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Discussion and questions related to the course Practical Diesel Tuning
When I was looking into the timing maps of my EcoDiesel and doing the calculations by hand with the guideline of delivering 40-60% of the fuel quantity in before TDC I found that my OEM timing map is much more advanced than the calculations around 2-5 degrees more, with it up to 24 degrees at max load 4000RPM, injection pressures are quite high so the pulse width is quite low. Is there something I'm missing when tuning Injection timing? Could OEM be compensating for low Cetane value with their advance or compensating for injector dead time? If so is it really possible to tune without a dyno and or a cylinder pressure transducer?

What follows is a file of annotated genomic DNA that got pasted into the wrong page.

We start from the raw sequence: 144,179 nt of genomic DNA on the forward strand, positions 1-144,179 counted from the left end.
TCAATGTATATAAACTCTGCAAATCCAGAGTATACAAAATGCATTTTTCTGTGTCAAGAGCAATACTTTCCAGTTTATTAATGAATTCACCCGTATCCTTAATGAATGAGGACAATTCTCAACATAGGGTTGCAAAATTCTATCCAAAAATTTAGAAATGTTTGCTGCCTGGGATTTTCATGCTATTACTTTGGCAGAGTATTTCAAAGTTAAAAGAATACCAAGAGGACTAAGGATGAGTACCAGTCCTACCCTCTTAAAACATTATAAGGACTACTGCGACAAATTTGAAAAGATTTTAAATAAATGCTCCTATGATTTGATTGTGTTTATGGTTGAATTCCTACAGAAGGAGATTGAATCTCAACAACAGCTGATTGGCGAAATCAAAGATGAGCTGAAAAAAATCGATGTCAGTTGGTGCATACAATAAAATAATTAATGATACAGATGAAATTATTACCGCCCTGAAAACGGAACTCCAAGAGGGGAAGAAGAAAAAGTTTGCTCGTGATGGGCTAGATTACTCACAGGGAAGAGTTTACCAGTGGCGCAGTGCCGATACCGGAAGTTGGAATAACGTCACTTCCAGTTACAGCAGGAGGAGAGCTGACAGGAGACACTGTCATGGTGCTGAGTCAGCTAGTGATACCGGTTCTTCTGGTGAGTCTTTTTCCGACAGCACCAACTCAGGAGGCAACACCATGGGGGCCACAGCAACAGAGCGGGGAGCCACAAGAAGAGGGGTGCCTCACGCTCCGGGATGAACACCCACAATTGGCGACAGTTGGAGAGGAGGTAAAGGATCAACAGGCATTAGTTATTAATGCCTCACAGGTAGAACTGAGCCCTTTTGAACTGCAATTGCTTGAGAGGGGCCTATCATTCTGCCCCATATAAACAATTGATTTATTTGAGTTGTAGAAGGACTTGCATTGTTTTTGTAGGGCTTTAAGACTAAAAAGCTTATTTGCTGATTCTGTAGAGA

It's important to remember the factory doesn't use this guideline while setting their timing curves. They balancing best torque, noise and NOx production. You can see in the in the factory curves that timing is quite low below 2500RPM where NOx output is a concern for emissions tests. As RPM comes up you'll timing jump dramatically from 2500 to 3000 RPM where the vehicle is mostly running high loads or otherwise outside the emission test cycle. I would only concern yourself to with timing at high load if you're newer to tuning. Of course it's very handy to have a dyno for this type of testing to so you can verify power gains, but you can also work from the factory theory. Take note of how much extra timing they're adding when they add fuel and use a similar rule to stay safe when you add fuel.
Hope this is helpful,